Visual Regression Testing with Playwright and GitHub Actions

Alex Tkachev / Apr 2, 2024

One of the past Amazee Labs slogans was “We build fresh websites”. We changed it because the launch of a fresh website isn’t the end but rather the beginning of its story.

Even if the website is built in a perfect way, has the nicest content and is SEO optimised, it’ll always require maintenance. Programming languages, libraries, frameworks, operating systems evolve constantly and receive security updates. Older versions become unsupported. The only way to keep a website up and running is to keep all its parts up to date.

At Amazee Labs we take maintenance seriously. All our websites receive updates regularly. In order to make the testing of the upgrades easier, we create as many automated tests as possible during the development phase. We use all kinds of tests: static, unit, visual regression, integration (end-to-end). Whatever is suitable for each individual case.

Visual Regression Testing

Recently, we mostly build decoupled websites with modern React frontends. When it comes to visual testing, our best friend is Chromatic. It can run visual tests for individual components or full pages, for anything we implement in Storybook. It works perfectly for decoupled frontends. But what if we want to visually test a Drupal-only project, or the Drupal admin UI? Chromatic can’t help with that.

Our favourite tool for end-to-end testing is Playwright. It has a built-in feature for making and comparing the screenshots:

It can even report the visual differences in nice ways.

Screenshot of Diff reading

The diff

Screenshot of Actual reading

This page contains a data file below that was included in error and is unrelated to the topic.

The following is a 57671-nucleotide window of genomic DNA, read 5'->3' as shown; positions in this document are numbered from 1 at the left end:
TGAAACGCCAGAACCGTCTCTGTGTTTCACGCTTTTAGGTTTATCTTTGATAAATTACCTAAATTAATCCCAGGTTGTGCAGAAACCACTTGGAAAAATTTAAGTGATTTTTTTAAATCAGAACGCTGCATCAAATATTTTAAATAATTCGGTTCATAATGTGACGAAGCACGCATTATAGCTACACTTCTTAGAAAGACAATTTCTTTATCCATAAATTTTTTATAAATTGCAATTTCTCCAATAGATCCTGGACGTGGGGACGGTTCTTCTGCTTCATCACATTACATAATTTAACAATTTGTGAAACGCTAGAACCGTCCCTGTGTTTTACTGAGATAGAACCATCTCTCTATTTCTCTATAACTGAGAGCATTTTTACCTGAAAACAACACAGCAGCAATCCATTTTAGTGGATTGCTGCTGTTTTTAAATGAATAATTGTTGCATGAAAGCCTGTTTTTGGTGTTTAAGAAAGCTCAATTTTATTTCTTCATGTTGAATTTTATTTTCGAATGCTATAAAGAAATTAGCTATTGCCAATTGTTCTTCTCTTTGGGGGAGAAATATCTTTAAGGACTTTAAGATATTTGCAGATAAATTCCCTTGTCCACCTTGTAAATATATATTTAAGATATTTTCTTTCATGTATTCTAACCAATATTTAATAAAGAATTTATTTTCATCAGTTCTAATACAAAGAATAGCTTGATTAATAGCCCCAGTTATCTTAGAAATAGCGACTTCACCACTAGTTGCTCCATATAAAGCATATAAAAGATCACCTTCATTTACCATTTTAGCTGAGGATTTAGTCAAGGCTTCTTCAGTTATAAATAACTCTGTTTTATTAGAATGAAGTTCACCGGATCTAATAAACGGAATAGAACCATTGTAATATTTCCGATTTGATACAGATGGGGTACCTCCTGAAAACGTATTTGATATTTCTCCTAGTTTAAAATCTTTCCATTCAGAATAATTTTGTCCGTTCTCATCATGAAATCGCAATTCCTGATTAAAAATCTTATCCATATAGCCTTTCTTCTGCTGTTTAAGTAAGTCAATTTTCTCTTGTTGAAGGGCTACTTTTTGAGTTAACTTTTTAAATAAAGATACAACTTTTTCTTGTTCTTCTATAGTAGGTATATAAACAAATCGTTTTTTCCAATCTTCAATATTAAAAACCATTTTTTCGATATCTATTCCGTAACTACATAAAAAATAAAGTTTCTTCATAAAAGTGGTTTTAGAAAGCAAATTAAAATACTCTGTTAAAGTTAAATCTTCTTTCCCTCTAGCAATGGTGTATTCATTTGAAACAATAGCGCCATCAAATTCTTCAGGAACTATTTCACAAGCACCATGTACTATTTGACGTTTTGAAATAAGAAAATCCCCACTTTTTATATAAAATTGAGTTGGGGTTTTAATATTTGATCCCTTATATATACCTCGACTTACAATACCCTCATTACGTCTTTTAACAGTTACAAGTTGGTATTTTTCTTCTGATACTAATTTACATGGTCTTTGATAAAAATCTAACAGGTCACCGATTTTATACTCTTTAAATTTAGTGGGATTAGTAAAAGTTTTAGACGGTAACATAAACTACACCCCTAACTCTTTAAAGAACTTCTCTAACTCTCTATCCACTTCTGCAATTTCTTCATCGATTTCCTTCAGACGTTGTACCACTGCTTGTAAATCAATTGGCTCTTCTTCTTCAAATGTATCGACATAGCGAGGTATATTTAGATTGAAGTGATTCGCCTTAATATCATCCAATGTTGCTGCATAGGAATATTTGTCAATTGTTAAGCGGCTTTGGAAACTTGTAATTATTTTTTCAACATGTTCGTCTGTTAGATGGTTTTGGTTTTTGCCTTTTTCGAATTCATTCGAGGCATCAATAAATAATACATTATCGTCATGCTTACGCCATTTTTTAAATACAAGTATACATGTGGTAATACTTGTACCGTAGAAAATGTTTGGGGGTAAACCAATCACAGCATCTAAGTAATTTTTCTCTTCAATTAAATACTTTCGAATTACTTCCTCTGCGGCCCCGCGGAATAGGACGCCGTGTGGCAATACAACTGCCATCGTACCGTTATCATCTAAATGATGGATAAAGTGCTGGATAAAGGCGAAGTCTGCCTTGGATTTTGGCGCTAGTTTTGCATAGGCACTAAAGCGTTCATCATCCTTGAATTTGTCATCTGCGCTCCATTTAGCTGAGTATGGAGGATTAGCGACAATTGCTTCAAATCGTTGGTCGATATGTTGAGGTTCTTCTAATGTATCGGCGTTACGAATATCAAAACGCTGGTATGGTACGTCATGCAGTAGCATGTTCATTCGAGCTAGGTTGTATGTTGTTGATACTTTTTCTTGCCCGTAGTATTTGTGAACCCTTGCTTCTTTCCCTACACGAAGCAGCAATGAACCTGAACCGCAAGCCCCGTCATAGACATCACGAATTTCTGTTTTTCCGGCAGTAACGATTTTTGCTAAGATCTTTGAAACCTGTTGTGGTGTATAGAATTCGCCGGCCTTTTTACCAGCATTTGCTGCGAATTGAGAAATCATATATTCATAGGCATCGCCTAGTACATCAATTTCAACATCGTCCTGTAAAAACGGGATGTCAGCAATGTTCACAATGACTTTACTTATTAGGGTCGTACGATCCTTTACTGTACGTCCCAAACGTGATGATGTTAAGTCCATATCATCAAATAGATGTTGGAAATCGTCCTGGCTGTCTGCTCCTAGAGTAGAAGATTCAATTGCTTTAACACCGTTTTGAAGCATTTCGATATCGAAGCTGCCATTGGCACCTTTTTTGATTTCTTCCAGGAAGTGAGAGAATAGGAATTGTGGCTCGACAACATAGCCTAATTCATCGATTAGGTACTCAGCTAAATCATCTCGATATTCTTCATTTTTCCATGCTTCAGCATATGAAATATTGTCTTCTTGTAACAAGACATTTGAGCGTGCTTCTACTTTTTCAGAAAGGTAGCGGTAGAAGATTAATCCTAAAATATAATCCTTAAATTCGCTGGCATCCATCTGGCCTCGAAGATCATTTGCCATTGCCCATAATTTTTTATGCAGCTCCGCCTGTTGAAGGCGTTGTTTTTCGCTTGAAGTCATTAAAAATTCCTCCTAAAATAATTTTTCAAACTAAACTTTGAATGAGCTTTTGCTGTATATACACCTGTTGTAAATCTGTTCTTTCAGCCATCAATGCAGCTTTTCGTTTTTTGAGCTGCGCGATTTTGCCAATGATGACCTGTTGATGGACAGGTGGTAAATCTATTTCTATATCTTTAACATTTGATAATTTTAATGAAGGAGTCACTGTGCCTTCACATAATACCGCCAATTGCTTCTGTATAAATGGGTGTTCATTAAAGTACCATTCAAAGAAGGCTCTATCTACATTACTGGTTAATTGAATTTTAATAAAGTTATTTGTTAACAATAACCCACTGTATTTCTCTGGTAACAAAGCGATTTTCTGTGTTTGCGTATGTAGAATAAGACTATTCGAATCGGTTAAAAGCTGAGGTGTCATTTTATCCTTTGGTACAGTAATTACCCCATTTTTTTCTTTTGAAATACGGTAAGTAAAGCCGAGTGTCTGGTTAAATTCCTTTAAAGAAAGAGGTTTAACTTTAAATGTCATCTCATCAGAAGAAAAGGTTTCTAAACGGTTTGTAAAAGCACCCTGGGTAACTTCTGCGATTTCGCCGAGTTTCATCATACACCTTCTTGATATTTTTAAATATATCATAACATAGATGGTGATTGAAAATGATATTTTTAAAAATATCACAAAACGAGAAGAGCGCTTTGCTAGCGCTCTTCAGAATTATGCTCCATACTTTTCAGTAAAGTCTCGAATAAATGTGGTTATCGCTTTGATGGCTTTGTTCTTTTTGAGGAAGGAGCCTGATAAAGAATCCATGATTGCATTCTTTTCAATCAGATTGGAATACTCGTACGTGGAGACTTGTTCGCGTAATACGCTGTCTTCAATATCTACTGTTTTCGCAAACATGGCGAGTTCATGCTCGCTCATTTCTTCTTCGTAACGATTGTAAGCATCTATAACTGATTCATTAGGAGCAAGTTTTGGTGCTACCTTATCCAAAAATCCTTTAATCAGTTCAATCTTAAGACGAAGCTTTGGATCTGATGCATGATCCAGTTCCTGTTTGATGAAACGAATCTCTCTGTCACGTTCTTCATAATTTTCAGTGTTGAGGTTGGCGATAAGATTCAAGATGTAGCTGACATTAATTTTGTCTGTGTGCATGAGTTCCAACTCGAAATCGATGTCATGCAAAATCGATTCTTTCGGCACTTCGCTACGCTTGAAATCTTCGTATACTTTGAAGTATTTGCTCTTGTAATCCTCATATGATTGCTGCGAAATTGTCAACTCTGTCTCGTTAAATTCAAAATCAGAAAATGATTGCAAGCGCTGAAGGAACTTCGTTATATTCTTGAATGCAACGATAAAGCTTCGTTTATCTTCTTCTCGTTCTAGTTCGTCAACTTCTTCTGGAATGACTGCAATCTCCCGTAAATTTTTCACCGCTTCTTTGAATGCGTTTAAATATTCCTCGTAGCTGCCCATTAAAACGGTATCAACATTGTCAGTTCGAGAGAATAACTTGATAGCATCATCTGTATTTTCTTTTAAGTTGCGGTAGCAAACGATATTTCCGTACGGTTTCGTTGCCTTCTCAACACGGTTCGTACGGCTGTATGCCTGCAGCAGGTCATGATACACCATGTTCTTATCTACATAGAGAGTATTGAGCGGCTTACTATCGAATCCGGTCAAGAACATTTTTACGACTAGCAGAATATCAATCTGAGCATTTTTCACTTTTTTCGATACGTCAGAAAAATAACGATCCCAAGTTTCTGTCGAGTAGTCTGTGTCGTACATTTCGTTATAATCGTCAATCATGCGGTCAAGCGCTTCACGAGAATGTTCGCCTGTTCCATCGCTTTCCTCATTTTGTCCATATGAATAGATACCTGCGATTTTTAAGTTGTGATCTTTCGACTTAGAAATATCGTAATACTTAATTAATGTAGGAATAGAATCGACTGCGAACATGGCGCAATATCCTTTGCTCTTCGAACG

That’s it! We thought 😅

Then came the fun part.

What can go wrong

Some browsers can render websites slightly differently depending on the operating system. More than that, the screenshots can have tiny distinctions on the same OS but different CPU architectures. Mac Intel and Mac ARM will produce different snapshots. This means we can’t reliably run the tests. Screenshots made locally won’t be the same with the ones made in CI or on a colleague’s machine.

Screenshot of font and border rendering differences

Mac Intel/ARM - font and border rendering differs 😢

One way to solve this would be to run tests in Docker with --platform linux/amd64flag. But that would make the whole testing process heavier and slower.

Another option would be to execute tests in CI and only in CI. We just need to make it easy to get the test reports and update the screenshots.

The setup

We execute most of our automated tests in GitHub Actions, which has a variety of ready-to-use actions. The one we need is the upload-artifact.

Playwright needs to be configured to produce HTML reports:

And here’s the GitHub workflow steps:

So, in the case of failing tests, we download the report, check the diffs, and then either

- fix the project, so that the screenshots match again

- or download the updated screenshots and commit them to the project.

That’s it! Now for sure 🎉

Screenshot of 'all checks have passed'

Ahhh 😌

In conclusion, visual regression testing with Playwright and GitHub Actions offers a robust solution for maintaining website integrity. By embracing automated testing, as we do, your website can receive constant updates, stay secure, and remain stable during upgrades. Take the next step towards maintaining a reliable website by implementing these strategies in your development workflow today!